This article was first published in Public Management and Policy and is reproduced by permission of the Association. http://www.cipfa.org.uk/pmpa/index.cfm

Government has ambitious plans to increase the involvement of charities in delivering public services. The Charity Watchdog discovered from a survey that bureaucracy and cost cutting is hurting charities. Managing large numbers of short term public service delivery contracts has become an administrative burden eating into charity funds. Recovering the costs of service delivery is proving difficult. Charities need to improve pricing and costing skills, but commissioning authorities need to recognise that adding value does not mean free extras.

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ALWAYS ARGUE WITH SUCCESS IF YOU WANT TO IMPROVE

Features: February 29th, 2008

By David M. Allen,

Success and failure are closely inter-related, but to achieve continuous improvement there must be a focus on failing. There is a need to argue with success and not to believe that things are working as well as they could. It’s important to seek out evidence of failure, obsessively. Listen to customers. The danger is being blinded by success, rather than thinking carefully about the measures employed and ensuring that some of them might better be characterised as ‘failure measures’. From this approach it is possible to learn that not everything is working as well as it could be. There are always ways to get better. Today’s success is just a level of failure as yet unrealized.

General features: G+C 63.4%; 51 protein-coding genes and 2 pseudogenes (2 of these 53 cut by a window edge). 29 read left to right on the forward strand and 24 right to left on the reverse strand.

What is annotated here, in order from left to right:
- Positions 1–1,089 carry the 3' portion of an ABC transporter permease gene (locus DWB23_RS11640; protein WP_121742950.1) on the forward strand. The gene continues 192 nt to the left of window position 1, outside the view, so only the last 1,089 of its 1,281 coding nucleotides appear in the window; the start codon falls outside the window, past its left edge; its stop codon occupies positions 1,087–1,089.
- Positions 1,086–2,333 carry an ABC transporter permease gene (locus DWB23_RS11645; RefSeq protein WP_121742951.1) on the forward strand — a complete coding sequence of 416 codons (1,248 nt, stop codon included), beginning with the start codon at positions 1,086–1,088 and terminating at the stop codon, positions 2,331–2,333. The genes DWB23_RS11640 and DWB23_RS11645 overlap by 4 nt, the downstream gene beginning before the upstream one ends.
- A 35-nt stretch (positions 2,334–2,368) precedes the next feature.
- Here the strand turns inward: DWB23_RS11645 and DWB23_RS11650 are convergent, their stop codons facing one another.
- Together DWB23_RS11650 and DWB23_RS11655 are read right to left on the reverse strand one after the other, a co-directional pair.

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THE ROLE OF POLITICAL PARTIES IN POLITICAL LEADERSHIP

Features: February 22nd, 2008

By Christina Dykes

This article was first published in Public Management and Policy and is reproduced by permission of the Association. http://www.cipfa.org.uk/pmpa/index.cfm

Without political conviction our local representatives would at best be mere managers and we would lose some of the checks and balances that a democratic system brings. But all is not well with local representation. The recruitment and selection of councillors leaves much to be desired. The result is an unbalanced mix of local representatives, mostly white males. The situation is compounded by inadequate training. These are challenges for political parties and the new Councillors Commission.